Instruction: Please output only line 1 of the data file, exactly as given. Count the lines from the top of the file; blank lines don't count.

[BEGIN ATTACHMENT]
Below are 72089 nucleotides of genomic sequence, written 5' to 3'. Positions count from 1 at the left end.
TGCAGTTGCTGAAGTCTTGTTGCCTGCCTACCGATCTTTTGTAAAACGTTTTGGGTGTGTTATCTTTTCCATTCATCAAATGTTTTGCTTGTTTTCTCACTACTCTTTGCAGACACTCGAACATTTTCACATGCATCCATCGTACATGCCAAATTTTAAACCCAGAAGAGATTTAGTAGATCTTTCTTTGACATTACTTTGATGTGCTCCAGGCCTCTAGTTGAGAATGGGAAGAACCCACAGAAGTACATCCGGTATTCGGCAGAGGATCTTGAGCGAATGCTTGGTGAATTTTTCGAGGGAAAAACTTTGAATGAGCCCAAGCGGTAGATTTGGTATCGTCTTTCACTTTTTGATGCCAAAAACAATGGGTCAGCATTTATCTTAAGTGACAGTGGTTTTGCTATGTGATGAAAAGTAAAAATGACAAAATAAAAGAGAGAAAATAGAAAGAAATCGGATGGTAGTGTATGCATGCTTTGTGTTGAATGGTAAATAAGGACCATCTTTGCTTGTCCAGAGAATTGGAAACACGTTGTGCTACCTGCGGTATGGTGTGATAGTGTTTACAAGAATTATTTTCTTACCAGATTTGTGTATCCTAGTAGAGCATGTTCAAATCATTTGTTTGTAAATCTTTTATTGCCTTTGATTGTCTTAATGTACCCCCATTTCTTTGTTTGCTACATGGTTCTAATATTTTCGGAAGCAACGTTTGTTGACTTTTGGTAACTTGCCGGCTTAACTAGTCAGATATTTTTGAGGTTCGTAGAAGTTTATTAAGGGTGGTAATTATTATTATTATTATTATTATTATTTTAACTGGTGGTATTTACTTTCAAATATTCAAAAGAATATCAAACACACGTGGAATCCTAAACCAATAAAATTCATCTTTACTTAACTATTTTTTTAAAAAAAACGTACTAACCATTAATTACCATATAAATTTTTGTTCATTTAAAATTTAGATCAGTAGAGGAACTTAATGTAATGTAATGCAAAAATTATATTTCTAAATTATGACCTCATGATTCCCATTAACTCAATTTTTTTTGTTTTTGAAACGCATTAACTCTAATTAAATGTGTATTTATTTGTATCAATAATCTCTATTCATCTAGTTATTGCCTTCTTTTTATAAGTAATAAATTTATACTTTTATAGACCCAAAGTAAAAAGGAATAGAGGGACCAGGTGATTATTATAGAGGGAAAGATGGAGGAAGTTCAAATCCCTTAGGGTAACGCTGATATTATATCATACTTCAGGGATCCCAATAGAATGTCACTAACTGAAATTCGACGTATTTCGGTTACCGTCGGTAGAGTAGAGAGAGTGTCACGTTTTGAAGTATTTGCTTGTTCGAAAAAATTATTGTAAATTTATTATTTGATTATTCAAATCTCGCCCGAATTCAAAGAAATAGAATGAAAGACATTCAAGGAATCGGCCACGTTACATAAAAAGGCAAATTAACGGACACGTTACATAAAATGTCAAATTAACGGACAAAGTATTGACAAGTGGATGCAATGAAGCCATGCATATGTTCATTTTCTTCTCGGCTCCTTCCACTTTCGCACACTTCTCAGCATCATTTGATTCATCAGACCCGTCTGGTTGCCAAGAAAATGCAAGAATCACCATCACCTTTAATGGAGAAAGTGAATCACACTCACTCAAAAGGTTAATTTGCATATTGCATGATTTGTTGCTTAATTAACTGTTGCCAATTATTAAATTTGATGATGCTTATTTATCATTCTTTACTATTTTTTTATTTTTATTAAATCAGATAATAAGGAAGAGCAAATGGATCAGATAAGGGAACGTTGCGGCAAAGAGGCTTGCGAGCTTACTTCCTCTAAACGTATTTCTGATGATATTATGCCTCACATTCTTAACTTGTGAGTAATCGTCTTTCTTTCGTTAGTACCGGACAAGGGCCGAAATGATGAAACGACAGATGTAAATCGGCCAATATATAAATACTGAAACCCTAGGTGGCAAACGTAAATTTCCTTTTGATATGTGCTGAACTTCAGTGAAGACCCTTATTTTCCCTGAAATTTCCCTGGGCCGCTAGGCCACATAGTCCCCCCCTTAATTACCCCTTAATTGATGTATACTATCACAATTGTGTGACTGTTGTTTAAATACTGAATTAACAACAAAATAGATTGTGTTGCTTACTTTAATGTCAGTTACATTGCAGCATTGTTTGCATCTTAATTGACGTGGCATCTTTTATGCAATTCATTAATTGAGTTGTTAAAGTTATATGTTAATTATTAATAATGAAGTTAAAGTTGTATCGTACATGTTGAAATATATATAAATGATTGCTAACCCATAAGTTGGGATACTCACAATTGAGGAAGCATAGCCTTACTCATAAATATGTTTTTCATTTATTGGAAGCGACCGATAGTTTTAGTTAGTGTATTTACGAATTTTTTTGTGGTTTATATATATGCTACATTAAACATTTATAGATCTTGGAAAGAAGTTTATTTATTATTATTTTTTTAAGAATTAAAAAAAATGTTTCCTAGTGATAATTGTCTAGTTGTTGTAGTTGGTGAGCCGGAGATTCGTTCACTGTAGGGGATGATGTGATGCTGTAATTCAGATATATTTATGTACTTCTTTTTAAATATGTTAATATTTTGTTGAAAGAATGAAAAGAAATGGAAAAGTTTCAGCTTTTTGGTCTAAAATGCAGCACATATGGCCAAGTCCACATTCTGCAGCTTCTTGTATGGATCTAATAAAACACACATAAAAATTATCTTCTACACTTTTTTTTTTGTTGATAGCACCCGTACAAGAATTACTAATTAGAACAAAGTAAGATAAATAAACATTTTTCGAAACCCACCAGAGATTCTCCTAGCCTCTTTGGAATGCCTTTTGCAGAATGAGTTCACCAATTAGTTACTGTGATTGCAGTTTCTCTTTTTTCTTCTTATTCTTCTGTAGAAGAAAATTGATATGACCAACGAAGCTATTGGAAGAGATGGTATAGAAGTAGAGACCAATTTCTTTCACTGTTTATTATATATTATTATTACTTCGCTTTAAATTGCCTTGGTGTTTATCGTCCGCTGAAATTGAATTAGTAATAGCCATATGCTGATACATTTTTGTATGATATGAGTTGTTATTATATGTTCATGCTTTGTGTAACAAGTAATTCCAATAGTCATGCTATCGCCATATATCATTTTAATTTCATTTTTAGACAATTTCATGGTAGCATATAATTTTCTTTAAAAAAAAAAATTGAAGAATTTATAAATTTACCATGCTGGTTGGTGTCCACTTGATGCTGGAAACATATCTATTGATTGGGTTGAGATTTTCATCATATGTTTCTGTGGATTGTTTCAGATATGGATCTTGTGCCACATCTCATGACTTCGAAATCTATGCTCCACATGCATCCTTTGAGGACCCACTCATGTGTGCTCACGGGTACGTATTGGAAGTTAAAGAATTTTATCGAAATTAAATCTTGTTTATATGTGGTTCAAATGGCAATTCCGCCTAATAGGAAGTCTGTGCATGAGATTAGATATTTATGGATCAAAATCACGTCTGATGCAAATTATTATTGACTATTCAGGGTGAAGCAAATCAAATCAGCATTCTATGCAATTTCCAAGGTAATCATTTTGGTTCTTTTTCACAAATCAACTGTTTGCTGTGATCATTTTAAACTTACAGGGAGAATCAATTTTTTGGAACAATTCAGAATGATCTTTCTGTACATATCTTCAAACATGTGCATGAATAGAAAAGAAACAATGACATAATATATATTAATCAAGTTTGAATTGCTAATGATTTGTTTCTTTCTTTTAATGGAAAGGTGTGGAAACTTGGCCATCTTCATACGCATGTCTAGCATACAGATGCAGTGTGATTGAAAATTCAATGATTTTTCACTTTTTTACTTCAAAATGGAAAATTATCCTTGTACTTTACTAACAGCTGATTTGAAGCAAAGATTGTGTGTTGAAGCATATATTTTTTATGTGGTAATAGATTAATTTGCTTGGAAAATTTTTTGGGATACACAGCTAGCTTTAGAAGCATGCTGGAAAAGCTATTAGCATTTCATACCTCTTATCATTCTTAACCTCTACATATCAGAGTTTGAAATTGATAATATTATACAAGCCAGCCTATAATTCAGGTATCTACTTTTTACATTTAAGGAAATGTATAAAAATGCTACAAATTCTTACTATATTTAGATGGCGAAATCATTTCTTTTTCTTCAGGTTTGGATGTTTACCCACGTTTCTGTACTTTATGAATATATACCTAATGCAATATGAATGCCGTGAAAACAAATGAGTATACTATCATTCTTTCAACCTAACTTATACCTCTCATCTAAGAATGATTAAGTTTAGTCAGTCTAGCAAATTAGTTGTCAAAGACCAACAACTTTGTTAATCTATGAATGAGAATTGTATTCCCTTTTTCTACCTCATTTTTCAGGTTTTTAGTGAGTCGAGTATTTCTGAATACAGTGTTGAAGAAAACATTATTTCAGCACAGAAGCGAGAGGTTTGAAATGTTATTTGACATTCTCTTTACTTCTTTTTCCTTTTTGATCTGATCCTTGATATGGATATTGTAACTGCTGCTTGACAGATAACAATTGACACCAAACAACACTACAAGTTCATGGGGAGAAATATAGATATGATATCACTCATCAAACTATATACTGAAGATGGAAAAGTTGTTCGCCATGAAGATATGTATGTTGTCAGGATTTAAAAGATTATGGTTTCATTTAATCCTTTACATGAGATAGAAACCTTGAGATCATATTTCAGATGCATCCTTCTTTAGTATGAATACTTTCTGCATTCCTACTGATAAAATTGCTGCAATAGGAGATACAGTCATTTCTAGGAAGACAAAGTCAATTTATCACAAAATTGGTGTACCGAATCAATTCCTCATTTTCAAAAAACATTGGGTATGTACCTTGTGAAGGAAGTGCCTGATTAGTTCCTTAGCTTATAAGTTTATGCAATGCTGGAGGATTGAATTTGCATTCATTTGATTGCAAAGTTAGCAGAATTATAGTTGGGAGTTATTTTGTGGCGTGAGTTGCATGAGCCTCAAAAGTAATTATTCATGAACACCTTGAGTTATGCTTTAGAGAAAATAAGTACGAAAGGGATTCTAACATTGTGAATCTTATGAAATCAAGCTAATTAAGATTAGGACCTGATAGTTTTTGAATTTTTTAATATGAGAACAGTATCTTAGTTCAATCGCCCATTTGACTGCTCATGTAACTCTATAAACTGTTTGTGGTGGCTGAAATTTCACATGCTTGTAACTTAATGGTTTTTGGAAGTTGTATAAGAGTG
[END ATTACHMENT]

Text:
Below are 72089 nucleotides of genomic sequence, written 5' to 3'. Positions count from 1 at the left end.